ืื• ื“ื™ืœืžื ืืฉื” ื“ืื™ื”ื™ ืžืฆื™ ืžืงื‘ืœืช ื’ื™ื˜ื” ืฉืœื™ื— ื ืžื™ ืžืฆื™ ืžืฉื•ื™ื ืขื‘ื“ ื“ืื™ื”ื• ืœื ืžืงื‘ืœ ื’ื™ื˜ื™ื” ืฉืœื™ื— ื ืžื™ ืœื ืžืฆื™ ืžืฉื•ื™ ื‘ืชืจ ื“ื‘ืขื™ื ื”ื“ืจ ืคืฉื˜ื ืœื” ืœื” ืžืืฉื” ื›ืืฉื”

Or perhaps, in the case of a woman, as she can accept her bill of divorce herself, she can also appoint an agent, whereas a slave is different, as he cannot accept his bill of manumission himself, and consequently he cannot appoint an agent either. After raising the dilemma, Rabba subsequently resolved it: Since Rabbi Shimon ben Elazar derives the verbal analogy of โ€œlahโ€ and โ€œlahโ€ from a woman, a slave is also treated like a woman with regard to his ability to appoint an agent.

ื•ืืœื ื”ื ื“ืืžืจ ืจื‘ ื”ื•ื ื ื‘ืจื™ื” ื“ืจื‘ ื™ื”ื•ืฉืข ื”ื ื™ ื›ื”ื ื™ ืฉืœื•ื—ื™ ื“ืจื—ืžื ื ื ื™ื ื”ื• ื“ืื™ ืกืœืงื ื“ืขืชืš ืฉืœื•ื—ื™ ื“ื™ื“ืŸ ื ื™ื ื”ื• ืžื™ ืื™ื›ื ืžื™ื“ื™ ื“ืื ืŸ ืœื ืžืฆื™ื ืŸ ืขื‘ื“ื™ื ืŸ ื•ืื™ื ื”ื• ืžืฆื™ ืขื‘ื“ื™

The Gemara comments: But consider that which Rav Huna, son of Rav Yehoshua, says with regard to the service in the Temple: These priests are the agents of the Merciful One, i.e., they perform the Temple service as the emissaries of God. As if it enters your mind that they are our agents, is there anything that we cannot do but agents can do on our behalf? Since it is prohibited for non-priests to serve in the Temple, priests cannot be considered the agents of the Jewish people.

ื•ืœื ื•ื”ื ืขื‘ื“ื ื“ืื™ื”ื• ืœื ืžืฆื™ ืžืงื‘ืœ ื’ื™ื˜ื™ื” ื•ืฉืœื™ื— ืžืฆื™ ืžืฉื•ื™

This statement leads to the following question: But is it not true that an agent can be appointed to perform a task that cannot be done by the one who sent him? But according to Ravaโ€™s conclusion there is the case of a slave, who is unable to accept his bill of manumission himself, and yet he can appoint an agent to receive it for him.

ื•ืœื ื”ื™ื ื™ืฉืจืืœ ืœื ืฉื™ื›ื™ ื‘ืชื•ืจืช ืงืจื‘ื ื•ืช ื›ืœืœ ืขื‘ื“ ืฉื™ื™ืš ื‘ื’ื™ื˜ื™ืŸ ื“ืชื ื™ื ื ืจืื™ืŸ ื”ื“ื‘ืจื™ื ืฉื”ืขื‘ื“ ืžืงื‘ืœ ื’ื™ื˜ื• ืฉืœ ื—ื‘ื™ืจื• ืžื™ื“ ืจื‘ื• ืฉืœ ื—ื‘ื™ืจื• ืื‘ืœ ืœื ืžื™ื“ ืจื‘ื• ืฉืœื•

The Gemara rejects this suggestion: And that is not so. The difference between the cases is that an Israelite is not involved in the halakhot of offerings at all, as a non-priest is never permitted to sacrifice offerings. By contrast, a slave is somewhat involved in bills of manumission, as it is taught in a baraita: It seems that a slave can accept the bill of manumission of another slave from the hand of the master of that other slave. But he cannot accept a bill of manumission from the hand of his own master, who wishes to free another of his slaves. In this case there is no acquisition, as the document has not left the masterโ€™s property, as anything given to a slave is considered the property of his master. With regard to the issue at hand, since a slave can accept a bill of manumission, at least on behalf of another slave, the halakhot of these documents are relevant to him, and therefore he can appoint an agent to receive his bill of manumission.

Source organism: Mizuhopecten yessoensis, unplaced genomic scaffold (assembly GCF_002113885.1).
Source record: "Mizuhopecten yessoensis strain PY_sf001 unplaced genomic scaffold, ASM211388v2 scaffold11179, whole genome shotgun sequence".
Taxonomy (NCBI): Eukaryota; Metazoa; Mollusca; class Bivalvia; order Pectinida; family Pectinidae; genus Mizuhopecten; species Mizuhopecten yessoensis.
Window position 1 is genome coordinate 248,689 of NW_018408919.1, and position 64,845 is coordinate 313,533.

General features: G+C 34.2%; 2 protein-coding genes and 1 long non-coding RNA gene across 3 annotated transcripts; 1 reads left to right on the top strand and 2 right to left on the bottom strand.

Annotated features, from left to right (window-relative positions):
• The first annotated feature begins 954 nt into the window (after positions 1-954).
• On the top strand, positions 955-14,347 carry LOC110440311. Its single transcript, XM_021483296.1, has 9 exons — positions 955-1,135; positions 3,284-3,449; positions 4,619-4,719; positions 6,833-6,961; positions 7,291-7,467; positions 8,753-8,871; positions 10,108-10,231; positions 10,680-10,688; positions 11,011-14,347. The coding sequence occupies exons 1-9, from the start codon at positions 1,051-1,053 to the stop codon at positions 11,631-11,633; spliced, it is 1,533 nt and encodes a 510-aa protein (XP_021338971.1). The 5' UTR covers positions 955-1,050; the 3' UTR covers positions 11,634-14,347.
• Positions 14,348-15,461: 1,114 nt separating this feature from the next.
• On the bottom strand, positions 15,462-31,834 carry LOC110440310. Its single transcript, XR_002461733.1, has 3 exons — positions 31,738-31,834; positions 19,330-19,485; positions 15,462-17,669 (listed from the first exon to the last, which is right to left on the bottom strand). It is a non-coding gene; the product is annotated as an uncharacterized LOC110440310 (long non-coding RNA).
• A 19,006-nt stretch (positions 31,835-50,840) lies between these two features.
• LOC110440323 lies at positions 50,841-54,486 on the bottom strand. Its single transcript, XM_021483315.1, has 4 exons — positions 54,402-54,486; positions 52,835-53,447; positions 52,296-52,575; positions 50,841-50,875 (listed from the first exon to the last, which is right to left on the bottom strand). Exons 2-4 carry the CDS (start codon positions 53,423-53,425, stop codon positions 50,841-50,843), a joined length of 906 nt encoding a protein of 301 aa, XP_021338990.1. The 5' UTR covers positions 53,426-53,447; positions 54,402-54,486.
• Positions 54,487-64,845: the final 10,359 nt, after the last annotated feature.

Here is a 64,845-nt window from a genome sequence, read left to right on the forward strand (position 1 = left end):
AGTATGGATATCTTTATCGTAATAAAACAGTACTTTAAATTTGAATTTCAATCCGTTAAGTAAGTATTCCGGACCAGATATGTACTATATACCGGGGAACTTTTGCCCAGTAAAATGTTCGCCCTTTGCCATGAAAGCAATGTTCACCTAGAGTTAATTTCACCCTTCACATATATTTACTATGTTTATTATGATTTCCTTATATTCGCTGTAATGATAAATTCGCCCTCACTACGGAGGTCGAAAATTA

ื•ื‘ืœื‘ื“ ืฉื™ื”ื ื”ื›ืกืฃ ืžืฉืœ ืื—ืจื™ื ื ื™ืžื ื‘ื”ื ืงืžื™ืคืœื’ื™ ื“ืจื‘ื™ ืžืื™ืจ ืกื‘ืจ ืื™ืŸ ืงื ื™ืŸ ืœืขื‘ื“ ื‘ืœื ืจื‘ื• ื•ืื™ืŸ ืงื ื™ืŸ ืœืืฉื” ื‘ืœื ื‘ืขืœื” ื•ืจื‘ื ืŸ ืกื‘ืจื™ ื™ืฉ ืงื ื™ืŸ ืœืขื‘ื“ ื‘ืœื ืจื‘ื• ื•ื™ืฉ ืงื ื™ืŸ ืœืืฉื” ื‘ืœื ื‘ืขืœื”

ยง The mishna teaches that according to Rabbi Meir the slave can be freed by means of money given by others, while the Rabbis hold that he can be freed by means of money given by himself, provided that the money he gives belongs to others. The Gemara suggests: Shall we say that they disagree with regard to this principle, and that Rabbi Meir maintains: There is no acquisition for a slave without his master, i.e., a slave has no personal property and therefore his master immediately owns whatever the slave acquires, which means a slave cannot receive his redemption money himself. And similarly there is no acquisition for a woman without her husband. And the Rabbis maintain: There is acquisition for a slave without his master, and there is acquisition for a woman without her husband.

ืืžืจ ืจื‘ื” ืืžืจ ืจื‘ ืฉืฉืช ื“ื›ื•ืœื™ ืขืœืžื ืื™ืŸ ืงื ื™ืŸ ืœืขื‘ื“ ื‘ืœื ืจื‘ื• ื•ืื™ืŸ ืงื ื™ืŸ ืœืืฉื” ื‘ืœื ื‘ืขืœื” ื•ื”ื›ื ื‘ืžืื™ ืขืกืงื™ื ืŸ ื“ืืงื ื™ ืœื™ื” ืื—ืจ ืžื ื” ื•ืืžืจ ืœื™ื” ืขืœ ืžื ืช ืฉืื™ืŸ ืœืจื‘ืš ืจืฉื•ืช ื‘ื•

Rabba said that Rav Sheshet said: Everyone agrees that there is no acquisition for a slave without his master, and there is no acquisition for a woman without her husband, and so, with what are we dealing here? This is a unique case in which another individual transferred one hundred dinars to a slave and said to him: I am giving this to you on the condition that your master has no rights to it.